Premier League clubs met on Tuesday to discuss a range of issues, but the most important - and headline grabbing - was a motion to ban loan deals between related clubs.
What is a related club?
The term 'related club' means any clubs who share the same ownership. Whilst it is illegal for teams within the same country to be owned by the same person/group/organisation, it is quite common for organisations to own more than one club in different countries. A prime example of this is City Football group, who own Manchester City in England, Troyes in France, New York City FC in the USA and many other clubs across the globe.
Ordinarily, such football groups feature one main club, with smaller 'feeder' clubs being used to help young players gain first team experience, help with scouting and knowledge of new players in a particular area, and help foster new commercial opportunities.
However, with the Saudi Arabian Government funding a massive spending spree by the Saudi Pro League in the summer, as well as owning Newcastle United, and a share in Sheffield United, the possibility for transfers and loans between such related clubs has become ever more likely.
It is this situation that has sparked anger and concern amongst a number of Premier League clubs, including Liverpool FC. To this end, a motion was put forward to temporarily ban loan deals between related clubs, until a more permanent solution could be found in the summer.
Motion defeated thirteen votes to seven
For any new motion to pass into law, atleast 14 clubs must vote for the motion, so despite winning the vote, 13 to 7, the motion will not become law. The seven clubs that voted against the motion were :
Newcastle United, Chelsea, Manchester City, Sheffield United, Everton, Wolves, Nottingham Forest
Six of the seven sides are part of a multi-club ownership model, so it is of little surprise that they voted against the motion. Wolves are the only club not part of a multi-club ownership model, so their vote is a little harder to understand. There was also a train of thought that Everton, despit their ownership, might vote with the majority, to try to gain some cheap support, following their recent 10 point deduction from the Premier League. Obviously that did not happen.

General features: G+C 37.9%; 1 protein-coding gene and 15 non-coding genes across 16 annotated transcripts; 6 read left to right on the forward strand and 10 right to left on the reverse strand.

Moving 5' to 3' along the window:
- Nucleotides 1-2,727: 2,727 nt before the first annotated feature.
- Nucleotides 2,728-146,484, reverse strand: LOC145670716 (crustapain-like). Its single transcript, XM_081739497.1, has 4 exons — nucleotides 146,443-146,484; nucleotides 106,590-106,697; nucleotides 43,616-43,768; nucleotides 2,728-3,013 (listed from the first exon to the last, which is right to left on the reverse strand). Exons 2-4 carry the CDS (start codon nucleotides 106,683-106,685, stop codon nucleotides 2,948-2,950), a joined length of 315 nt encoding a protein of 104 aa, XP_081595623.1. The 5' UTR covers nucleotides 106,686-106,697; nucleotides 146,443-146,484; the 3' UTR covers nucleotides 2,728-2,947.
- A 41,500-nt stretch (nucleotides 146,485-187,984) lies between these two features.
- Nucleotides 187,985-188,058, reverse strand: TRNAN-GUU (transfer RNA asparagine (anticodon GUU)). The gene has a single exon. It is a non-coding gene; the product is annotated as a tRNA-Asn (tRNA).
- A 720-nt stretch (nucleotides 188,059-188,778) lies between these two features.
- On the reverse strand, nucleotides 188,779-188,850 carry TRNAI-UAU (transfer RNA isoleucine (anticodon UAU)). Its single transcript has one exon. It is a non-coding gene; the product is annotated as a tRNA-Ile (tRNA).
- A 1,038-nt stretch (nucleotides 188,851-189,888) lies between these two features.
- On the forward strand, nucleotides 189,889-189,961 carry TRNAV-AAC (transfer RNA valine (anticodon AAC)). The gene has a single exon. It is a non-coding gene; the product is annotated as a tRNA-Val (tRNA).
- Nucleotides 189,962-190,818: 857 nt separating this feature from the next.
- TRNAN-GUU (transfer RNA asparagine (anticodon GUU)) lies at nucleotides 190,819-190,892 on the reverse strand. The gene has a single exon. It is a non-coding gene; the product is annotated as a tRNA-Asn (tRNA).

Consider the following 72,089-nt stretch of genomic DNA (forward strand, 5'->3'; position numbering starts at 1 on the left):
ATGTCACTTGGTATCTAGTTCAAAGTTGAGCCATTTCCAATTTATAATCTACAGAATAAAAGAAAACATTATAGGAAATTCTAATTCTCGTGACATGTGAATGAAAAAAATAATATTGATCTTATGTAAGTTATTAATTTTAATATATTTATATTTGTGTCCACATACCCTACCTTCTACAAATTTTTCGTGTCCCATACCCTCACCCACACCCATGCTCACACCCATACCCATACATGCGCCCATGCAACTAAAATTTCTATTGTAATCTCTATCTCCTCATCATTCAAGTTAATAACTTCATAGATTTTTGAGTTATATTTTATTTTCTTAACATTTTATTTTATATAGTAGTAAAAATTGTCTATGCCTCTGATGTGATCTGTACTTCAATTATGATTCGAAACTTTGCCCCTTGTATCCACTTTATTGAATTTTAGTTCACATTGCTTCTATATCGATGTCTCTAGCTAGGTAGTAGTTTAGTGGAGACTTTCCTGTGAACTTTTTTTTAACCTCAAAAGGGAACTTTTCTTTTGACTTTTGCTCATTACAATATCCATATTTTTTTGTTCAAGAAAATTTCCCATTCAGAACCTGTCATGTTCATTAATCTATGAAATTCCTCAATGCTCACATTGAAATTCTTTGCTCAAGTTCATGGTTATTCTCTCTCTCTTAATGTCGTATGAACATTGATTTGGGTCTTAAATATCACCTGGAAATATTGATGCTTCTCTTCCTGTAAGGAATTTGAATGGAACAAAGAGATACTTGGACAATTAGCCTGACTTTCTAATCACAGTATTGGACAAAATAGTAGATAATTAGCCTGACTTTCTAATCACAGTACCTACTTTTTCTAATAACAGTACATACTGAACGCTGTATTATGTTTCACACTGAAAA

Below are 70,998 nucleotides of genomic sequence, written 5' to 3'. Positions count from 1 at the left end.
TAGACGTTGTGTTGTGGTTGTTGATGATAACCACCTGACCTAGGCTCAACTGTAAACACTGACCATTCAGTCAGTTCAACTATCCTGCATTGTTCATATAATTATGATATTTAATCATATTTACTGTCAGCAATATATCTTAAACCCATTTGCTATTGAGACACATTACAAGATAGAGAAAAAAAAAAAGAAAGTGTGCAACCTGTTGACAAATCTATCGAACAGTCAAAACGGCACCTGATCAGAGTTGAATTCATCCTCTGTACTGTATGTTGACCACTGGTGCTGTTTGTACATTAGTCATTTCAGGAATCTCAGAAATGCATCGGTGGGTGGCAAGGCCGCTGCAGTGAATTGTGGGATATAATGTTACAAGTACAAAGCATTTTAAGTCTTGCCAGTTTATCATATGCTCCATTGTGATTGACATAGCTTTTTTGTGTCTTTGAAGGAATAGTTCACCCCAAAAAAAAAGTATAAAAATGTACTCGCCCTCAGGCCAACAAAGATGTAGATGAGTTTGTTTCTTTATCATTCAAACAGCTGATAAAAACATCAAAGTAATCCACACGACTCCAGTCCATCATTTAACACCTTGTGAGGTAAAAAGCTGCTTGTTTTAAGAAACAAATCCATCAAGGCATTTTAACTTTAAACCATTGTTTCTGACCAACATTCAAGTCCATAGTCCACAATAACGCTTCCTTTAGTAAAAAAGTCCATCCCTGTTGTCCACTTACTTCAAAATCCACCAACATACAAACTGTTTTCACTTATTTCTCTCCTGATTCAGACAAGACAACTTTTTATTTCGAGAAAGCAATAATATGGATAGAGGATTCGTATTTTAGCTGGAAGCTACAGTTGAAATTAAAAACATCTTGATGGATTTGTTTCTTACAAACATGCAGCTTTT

Risk to sporting integrity
With the motion now defeated, it raises the possibility of players who recently joined clubs in Saudi Arabia, making a quick return to the Premier League in the January transfer window. One such player is Ruben Neves, who left Wolves for Al-Hilal in the summer, for £44million. Newcastle United have been linked with the midfielder, as they look to bolster a squad that has been decimated by injuries. The problem with such deals, is whether they will represent true market value. After paying £44million for the player in the summer, any club looking to sign Neves on loan, would expect to have to pay upwards of £5-£10 million to secure his services. But if Newcastle were to sign Neves, it is likely they would only pay a nominal fee, which would not represent the players true market value. There is also concern over who would pay the players wages. If Al-Hilal continue to pay Neves wages, instead of Newcastle, it will help them meet financial fair play rules, and free up money for additional signing.
Of course, all of this is just conjecture at the moment, but with so many transfer deals under scrutiny (for illegal payments) at the moment, it is not that far fetched to believe that Saudi Arabia, and their PIF owned clubs, would not look to take advantage of any financial loopholes that exist.
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Peter Farrell - Editor and Chief Article Writer, LFC - Back On Our Perch
Articles written by Author :: 353
Lifelong fan with a passion for all things Liverpool. First memory of football is watching John Barnes score a dramatic last minute equaliser in the FA Cup when he was 4. Feels lucky to be a part of the 'Klopp' era.
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